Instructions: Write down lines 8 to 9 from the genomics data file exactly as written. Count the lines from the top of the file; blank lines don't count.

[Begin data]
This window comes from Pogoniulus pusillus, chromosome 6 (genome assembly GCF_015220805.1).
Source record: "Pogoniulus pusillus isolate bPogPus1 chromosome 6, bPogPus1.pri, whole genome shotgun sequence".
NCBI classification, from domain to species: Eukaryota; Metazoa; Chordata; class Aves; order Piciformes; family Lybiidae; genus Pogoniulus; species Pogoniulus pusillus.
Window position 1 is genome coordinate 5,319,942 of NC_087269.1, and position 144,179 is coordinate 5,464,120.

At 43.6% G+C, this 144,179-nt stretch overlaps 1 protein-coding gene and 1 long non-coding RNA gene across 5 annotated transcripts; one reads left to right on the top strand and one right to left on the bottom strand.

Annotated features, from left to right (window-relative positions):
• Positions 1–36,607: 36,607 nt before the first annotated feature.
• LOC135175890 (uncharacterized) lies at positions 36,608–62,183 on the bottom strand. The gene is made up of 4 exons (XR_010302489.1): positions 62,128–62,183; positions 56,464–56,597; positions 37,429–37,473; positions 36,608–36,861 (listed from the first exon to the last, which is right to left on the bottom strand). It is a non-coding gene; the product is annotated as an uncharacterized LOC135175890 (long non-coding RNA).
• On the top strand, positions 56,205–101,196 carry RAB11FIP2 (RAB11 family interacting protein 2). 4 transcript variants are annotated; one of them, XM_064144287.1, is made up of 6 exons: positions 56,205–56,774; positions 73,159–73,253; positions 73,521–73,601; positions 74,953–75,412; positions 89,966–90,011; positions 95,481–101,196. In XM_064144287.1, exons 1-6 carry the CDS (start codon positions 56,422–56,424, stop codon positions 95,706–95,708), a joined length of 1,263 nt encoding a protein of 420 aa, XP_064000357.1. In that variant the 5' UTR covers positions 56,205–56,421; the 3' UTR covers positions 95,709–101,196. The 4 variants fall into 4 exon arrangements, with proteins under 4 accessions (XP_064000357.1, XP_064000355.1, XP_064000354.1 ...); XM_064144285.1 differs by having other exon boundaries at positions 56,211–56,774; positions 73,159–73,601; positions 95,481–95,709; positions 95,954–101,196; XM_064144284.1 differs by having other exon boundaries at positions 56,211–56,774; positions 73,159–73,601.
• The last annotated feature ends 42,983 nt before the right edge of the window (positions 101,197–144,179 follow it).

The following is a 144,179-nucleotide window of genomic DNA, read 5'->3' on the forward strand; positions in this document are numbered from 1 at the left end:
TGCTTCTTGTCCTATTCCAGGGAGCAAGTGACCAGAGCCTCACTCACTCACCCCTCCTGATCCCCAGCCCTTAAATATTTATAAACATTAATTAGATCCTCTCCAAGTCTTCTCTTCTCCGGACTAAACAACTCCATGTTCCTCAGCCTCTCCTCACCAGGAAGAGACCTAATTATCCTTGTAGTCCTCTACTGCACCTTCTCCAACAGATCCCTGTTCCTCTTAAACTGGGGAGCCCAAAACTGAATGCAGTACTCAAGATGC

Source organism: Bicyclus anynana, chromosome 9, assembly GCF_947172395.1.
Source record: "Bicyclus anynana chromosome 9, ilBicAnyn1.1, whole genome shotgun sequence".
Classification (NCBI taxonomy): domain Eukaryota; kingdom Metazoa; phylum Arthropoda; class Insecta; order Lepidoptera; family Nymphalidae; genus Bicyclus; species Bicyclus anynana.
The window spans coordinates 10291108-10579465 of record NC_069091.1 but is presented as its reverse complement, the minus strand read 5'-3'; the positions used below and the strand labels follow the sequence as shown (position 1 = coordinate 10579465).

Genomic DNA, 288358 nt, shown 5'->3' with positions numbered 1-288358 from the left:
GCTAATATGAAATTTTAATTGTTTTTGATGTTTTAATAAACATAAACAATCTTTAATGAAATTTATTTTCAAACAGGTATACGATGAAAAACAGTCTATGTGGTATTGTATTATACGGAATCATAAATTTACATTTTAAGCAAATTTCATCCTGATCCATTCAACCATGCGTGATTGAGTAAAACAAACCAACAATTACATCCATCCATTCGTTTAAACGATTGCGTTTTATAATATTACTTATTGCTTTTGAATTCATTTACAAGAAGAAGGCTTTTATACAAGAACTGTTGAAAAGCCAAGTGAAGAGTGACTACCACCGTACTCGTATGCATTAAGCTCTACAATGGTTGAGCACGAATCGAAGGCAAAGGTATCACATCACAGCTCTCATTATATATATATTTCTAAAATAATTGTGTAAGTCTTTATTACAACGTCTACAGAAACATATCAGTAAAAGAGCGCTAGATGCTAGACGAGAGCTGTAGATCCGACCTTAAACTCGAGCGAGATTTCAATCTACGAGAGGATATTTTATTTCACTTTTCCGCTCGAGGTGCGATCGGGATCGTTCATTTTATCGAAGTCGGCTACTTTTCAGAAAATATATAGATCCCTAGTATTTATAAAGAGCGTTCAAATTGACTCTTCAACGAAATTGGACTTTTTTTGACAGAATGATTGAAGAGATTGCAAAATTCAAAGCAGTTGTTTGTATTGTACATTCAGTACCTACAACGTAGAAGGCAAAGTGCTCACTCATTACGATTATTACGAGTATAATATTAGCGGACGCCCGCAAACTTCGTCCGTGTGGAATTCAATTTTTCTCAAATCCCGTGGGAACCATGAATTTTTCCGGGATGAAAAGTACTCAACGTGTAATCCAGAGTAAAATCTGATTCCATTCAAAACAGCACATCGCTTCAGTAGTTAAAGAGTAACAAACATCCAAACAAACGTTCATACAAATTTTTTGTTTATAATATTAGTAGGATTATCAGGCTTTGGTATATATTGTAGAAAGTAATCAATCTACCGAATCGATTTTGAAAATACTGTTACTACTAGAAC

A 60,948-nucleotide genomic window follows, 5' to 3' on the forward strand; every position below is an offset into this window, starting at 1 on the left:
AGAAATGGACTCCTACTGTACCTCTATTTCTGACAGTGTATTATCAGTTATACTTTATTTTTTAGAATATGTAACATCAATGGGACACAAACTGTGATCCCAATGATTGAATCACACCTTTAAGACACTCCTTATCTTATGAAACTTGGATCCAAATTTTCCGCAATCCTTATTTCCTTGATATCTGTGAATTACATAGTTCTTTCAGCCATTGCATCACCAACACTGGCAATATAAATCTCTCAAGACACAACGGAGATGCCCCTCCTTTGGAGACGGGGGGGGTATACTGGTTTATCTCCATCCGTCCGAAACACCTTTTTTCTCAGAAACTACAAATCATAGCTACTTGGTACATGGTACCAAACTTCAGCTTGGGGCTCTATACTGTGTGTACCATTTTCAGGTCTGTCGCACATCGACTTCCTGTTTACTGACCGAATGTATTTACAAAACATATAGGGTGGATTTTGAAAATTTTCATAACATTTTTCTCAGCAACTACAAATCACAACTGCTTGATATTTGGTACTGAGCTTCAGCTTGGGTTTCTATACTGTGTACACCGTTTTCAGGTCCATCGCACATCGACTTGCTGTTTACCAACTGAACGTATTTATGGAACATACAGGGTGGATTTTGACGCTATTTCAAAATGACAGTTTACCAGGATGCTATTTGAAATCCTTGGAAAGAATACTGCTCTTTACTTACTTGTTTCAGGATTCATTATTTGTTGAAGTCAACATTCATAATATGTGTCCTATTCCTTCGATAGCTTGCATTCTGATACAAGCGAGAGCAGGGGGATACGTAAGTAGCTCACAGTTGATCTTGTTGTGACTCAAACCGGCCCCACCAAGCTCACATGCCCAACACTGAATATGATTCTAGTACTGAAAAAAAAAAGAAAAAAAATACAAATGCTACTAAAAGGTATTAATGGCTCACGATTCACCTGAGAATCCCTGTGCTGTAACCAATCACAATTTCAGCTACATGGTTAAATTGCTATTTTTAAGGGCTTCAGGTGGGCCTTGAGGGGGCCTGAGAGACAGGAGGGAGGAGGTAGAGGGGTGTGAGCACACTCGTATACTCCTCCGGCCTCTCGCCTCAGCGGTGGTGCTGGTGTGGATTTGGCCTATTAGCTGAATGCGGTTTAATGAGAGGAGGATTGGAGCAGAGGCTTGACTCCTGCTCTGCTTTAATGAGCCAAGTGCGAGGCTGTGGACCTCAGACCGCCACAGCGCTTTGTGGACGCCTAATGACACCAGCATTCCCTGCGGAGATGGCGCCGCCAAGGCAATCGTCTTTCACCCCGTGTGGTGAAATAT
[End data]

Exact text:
• LOC135175890 (uncharacterized) lies at positions 36,608–62,183 on the bottom strand. The gene is made up of 4 exons (XR_010302489.1): positions 62,128–62,183; positions 56,464–56,597; positions 37,429–37,473; positions 36,608–36,861 (listed from the first exon to the last, which is right to left on the bottom strand). It is a non-coding gene; the product is annotated as an uncharacterized LOC135175890 (long non-coding RNA).
• On the top strand, positions 56,205–101,196 carry RAB11FIP2 (RAB11 family interacting protein 2). 4 transcript variants are annotated; one of them, XM_064144287.1, is made up of 6 exons: positions 56,205–56,774; positions 73,159–73,253; positions 73,521–73,601; positions 74,953–75,412; positions 89,966–90,011; positions 95,481–101,196. In XM_064144287.1, exons 1-6 carry the CDS (start codon positions 56,422–56,424, stop codon positions 95,706–95,708), a joined length of 1,263 nt encoding a protein of 420 aa, XP_064000357.1. In that variant the 5' UTR covers positions 56,205–56,421; the 3' UTR covers positions 95,709–101,196. The 4 variants fall into 4 exon arrangements, with proteins under 4 accessions (XP_064000357.1, XP_064000355.1, XP_064000354.1 ...); XM_064144285.1 differs by having other exon boundaries at positions 56,211–56,774; positions 73,159–73,601; positions 95,481–95,709; positions 95,954–101,196; XM_064144284.1 differs by having other exon boundaries at positions 56,211–56,774; positions 73,159–73,601.